In the repeat study, the average power input to the arc tube was maintained at 325 watts which kept the sodium partial pressure at about 60 torr which is near optimum for luminous efficacy. The corresponding partial pressure of mercury for a 25 weight percent sodium, 75 weight percent mercury charge is approximately 200 torr. The resulting C.I.E. (Commission Internationale d'Eclairage) color points for each experimental condition are plotted in FIG. 5 as solid dots. Each solid dot, of which there are in excess of 50, represents a different combination of pulse repetition rate or frequency, and of pulse width or on-time. All the pulsed lamp points lie close to the blackbody curve which is the color locus of a cavity radiator over the same temperature range, and extend well beyond 2500° K. color temperature. The color point for a similar lamp, identified standard Lucalox, conventionally operated on 60 cycle alternating current is also indicated for reference and corresponds to 2030° K.

The observed values of correlated color temperature may be described in terms of the peak current, pulse on-time, and time between consecutive pulses. Considering a series of rectangular pulses applied to a lamp, if the peak current be denoted by I, the pulse width by t1, and the time between consecutive pulses by t2, and if constant lamp voltage V during pulses be assumed, the energy delivered to the lamp during each pulse is I.V.t1. Therefore, average lamp power P is given by

P = I.V.t.sub.1 /t.sub.2                                   Eq. 1

Where the average power is maintained constant while varying pulse on-time and pulse off-time in order to avoid changing arc tube wall loading and amalgam cold spot temperature, I, t1 and t2 are related by the foregoing equation so that any two of these three variables are adequate to describe observed color temperature variations. By choosing pulse width t1 and pulse period t2 as the variables, the relationship shown graphically in FIG. 6 is obtained indicating that for a constant average power input to the lamp, color temperature increases with increasing pulse period and/or with decreasing pulse width. Also at constant power input, highest color temperature is achieved by maximum peak arc tube current. However, the data tend to show that improved color is at the expense of some reduction in efficacy and that there is a trade-off between the two, so to speak. Where efficacy has to be considered, it follows that unlimited increase in peak current does not lead to optimum lamp performance.

In FIG. 7 the intensity of the self-reversed and broadened sodium D lines and the relative intensity of blue continuum radiation plus the blue-green sodium lines at 569 and 498 nanometers are plotted, for the condition of constant average input wattage and fixed pulse width, against pulse repetition rate or frequency to indicate the pattern. It is seen that the blue and green radiation increases while the yellow and red sodium D line intensity decreases towards the lower frequencies.

If the pulse frequency or repetition rate is held constant, peak current varies inversely with pulse width or duty cycle. The pattern is represented in FIG. 8 wherein the relative intensities of the broadened sodium D line and that of blue continuum radiation plus blue and green sodium lines for constant average input wattage and fixed frequency are plotted against pulse width. It is seen that the blue and green radiation intensity increases while the yellow and red sodium D line intensity decreases towards the narrower pulse widths.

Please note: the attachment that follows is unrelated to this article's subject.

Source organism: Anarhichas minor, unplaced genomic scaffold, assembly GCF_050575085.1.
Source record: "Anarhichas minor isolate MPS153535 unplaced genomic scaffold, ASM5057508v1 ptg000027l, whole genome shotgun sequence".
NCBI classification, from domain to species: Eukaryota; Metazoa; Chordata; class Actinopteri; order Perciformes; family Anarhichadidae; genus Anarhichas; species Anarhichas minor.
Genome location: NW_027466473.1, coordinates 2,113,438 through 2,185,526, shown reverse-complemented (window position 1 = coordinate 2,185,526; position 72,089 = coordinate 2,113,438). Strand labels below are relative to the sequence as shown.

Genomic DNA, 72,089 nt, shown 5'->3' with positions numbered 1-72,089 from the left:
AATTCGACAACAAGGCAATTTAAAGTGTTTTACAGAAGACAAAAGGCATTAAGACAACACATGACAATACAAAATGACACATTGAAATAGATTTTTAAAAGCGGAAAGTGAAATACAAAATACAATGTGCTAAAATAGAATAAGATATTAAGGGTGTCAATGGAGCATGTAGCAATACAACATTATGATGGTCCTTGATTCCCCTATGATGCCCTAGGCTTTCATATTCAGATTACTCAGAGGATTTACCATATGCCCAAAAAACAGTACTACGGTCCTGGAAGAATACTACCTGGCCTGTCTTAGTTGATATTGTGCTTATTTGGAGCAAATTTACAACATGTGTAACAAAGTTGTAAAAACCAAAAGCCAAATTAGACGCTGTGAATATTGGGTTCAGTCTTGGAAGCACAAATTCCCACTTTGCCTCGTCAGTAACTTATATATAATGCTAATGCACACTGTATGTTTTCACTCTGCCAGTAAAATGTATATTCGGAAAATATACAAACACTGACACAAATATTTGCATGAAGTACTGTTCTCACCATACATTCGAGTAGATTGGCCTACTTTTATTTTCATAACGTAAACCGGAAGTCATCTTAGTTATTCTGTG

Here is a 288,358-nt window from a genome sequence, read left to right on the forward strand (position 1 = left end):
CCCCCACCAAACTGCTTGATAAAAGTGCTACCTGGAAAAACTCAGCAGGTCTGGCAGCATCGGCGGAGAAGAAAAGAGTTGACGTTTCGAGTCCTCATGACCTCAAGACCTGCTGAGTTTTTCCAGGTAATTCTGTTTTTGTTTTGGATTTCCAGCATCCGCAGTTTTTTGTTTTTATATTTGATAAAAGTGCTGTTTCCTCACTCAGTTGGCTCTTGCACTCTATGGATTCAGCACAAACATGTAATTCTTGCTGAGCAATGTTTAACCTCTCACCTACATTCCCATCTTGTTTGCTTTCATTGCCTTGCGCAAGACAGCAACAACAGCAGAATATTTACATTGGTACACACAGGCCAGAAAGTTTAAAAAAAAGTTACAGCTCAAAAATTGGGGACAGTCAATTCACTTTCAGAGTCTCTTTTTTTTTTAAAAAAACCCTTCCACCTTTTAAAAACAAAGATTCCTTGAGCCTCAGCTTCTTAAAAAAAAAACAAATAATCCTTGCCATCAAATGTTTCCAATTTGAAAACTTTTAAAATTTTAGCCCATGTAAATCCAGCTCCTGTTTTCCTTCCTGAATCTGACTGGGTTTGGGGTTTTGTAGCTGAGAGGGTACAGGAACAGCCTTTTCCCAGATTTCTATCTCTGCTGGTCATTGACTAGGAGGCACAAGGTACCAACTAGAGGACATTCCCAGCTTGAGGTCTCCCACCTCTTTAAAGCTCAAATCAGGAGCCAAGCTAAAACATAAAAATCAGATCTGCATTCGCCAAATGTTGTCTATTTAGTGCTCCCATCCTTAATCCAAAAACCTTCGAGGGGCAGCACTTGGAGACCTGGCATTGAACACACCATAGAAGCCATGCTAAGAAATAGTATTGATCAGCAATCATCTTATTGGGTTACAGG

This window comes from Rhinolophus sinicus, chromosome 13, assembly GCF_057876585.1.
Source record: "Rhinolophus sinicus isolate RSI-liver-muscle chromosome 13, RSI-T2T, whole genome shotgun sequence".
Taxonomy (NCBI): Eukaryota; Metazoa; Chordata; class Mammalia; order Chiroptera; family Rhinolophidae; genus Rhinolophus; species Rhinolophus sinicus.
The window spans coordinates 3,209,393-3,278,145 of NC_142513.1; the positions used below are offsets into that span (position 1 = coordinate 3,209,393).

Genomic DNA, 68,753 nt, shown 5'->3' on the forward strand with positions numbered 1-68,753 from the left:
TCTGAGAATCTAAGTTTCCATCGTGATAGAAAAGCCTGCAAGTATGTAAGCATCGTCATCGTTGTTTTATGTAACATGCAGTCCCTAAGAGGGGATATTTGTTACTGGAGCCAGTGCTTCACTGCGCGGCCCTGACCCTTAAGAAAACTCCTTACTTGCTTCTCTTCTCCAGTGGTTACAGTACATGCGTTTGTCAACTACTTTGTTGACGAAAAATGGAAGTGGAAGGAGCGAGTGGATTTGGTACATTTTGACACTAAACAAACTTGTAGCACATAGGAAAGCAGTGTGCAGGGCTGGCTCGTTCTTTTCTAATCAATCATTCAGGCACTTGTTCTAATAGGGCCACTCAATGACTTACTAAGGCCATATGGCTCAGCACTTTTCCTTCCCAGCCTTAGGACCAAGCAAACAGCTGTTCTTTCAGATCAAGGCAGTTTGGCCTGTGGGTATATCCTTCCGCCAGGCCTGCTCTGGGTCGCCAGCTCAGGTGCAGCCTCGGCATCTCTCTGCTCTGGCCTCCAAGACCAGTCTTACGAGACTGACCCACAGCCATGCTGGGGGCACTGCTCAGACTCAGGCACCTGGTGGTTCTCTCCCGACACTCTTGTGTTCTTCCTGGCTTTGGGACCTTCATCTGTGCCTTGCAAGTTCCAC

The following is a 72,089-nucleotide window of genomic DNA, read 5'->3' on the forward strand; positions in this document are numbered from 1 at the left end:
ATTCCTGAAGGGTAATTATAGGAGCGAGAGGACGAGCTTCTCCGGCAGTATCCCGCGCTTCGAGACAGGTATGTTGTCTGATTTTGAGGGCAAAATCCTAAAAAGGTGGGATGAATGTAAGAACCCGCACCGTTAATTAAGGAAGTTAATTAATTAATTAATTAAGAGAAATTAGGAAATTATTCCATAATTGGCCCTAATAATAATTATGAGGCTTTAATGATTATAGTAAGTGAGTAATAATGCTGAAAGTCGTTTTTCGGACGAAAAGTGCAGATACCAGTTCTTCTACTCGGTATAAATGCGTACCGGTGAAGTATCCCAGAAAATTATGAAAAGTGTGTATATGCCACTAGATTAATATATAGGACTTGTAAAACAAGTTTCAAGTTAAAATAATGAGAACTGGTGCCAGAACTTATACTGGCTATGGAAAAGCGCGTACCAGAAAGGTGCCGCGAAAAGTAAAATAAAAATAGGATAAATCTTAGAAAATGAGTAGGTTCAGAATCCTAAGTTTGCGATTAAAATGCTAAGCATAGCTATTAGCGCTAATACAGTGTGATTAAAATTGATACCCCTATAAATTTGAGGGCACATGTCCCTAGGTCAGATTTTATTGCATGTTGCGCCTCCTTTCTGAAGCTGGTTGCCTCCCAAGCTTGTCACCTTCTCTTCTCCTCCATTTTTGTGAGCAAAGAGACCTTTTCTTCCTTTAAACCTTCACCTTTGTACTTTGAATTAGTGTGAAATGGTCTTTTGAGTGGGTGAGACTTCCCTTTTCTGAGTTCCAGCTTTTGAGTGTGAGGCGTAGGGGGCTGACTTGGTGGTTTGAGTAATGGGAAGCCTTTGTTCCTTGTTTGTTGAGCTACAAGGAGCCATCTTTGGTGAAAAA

The information contained in FIGS. 7 and 8 shows that pulsing for color improvement effects a shift in radiation output balance toward the shorter visible wavelengths. It is observed that the gain in blue and green radiation is less than the concomitant loss in D line radiation, confirming that the color improvement is at the expense of some efficacy.

The plot of FIG. 9 shows the relationship between gain in color temperature and reduction in efficacy, which may be termed the color temperature -- efficacy trade-off, for the lamp whose spectrum is shown in FIG. 4, at various pulse widths and pulse repetition rates. All combinations of pulse width and repetition rate fall on a line whose slope corresponds to a loss of approximately 2 lumens per watt for each gain of 100° K. in color temperature. Further increase in color temperature at the expense of efficacy is possible but it becomes increasingly unfavorable beyond 3000° K. Another way of increasing the color temperature further is to increase the sodium vapor pressure as by overwattaging while pulsing, but such increase would be at the cost of a further loss in lamp efficacy.

The present lamp, pulse-operated in accordance with the invention has an efficacy better than 100 lumens per watt at 2500° K. By contrast, to raise the color temperature to 2500° K. by the prior art method of increasing the sodium vapor pressure as by overwattaging but without pulsing entailed an efficacy of barely 70 1.p.w. coupled with poor maintenance and shortened life. By using for the arc tube chemically polished alumina tubing whose better light transmission translates into a 4 to 5% gain in light output, and by avoiding the use of a barium flash getter which, by forming a coating in the outer envelope, may cause a 1 to 2% loss, an efficacy reduced less than 15% from conventional may be achieved at a color temperature of 2600° K.